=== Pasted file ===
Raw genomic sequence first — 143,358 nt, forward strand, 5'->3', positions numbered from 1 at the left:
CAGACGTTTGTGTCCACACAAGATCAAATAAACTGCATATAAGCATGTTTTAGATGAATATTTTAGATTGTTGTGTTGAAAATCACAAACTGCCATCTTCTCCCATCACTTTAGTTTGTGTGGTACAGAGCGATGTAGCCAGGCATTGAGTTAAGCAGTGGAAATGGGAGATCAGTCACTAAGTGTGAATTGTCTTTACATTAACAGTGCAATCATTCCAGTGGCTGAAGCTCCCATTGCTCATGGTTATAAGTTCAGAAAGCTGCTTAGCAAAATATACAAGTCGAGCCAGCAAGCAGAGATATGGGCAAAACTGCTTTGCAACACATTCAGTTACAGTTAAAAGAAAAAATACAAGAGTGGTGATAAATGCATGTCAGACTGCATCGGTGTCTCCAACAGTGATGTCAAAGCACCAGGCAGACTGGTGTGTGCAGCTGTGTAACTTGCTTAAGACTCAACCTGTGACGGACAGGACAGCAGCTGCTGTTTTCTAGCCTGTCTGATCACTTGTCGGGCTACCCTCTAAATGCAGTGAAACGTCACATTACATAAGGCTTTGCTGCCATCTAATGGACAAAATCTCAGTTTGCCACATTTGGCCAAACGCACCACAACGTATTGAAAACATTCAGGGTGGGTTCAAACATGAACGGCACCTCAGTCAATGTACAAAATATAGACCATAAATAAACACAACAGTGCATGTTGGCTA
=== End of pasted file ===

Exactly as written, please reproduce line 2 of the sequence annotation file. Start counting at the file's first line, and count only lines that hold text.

CAGACGTTTGTGTCCACACAAGATCAAATAAACTGCATATAAGCATGTTTTAGATGAATATTTTAGATTGTTGTGTTGAAAATCACAAACTGCCATCTTCTCCCATCACTTTAGTTTGTGTGGTACAGAGCGATGTAGCCAGGCATTGAGTTAAGCAGTGGAAATGGGAGATCAGTCACTAAGTGTGAATTGTCTTTACATTAACAGTGCAATCATTCCAGTGGCTGAAGCTCCCATTGCTCATGGTTATAAGTTCAGAAAGCTGCTTAGCAAAATATACAAGTCGAGCCAGCAAGCAGAGATATGGGCAAAACTGCTTTGCAACACATTCAGTTACAGTTAAAAGAAAAAATACAAGAGTGGTGATAAATGCATGTCAGACTGCATCGGTGTCTCCAACAGTGATGTCAAAGCACCAGGCAGACTGGTGTGTGCAGCTGTGTAACTTGCTTAAGACTCAACCTGTGACGGACAGGACAGCAGCTGCTGTTTTCTAGCCTGTCTGATCACTTGTCGGGCTACCCTCTAAATGCAGTGAAACGTCACATTACATAAGGCTTTGCTGCCATCTAATGGACAAAATCTCAGTTTGCCACATTTGGCCAAACGCACCACAACGTATTGAAAACATTCAGGGTGGGTTCAAACATGAACGGCACCTCAGTCAATGTACAAAATATAGACCATAAATAAACACAACAGTGCATGTTGGCTA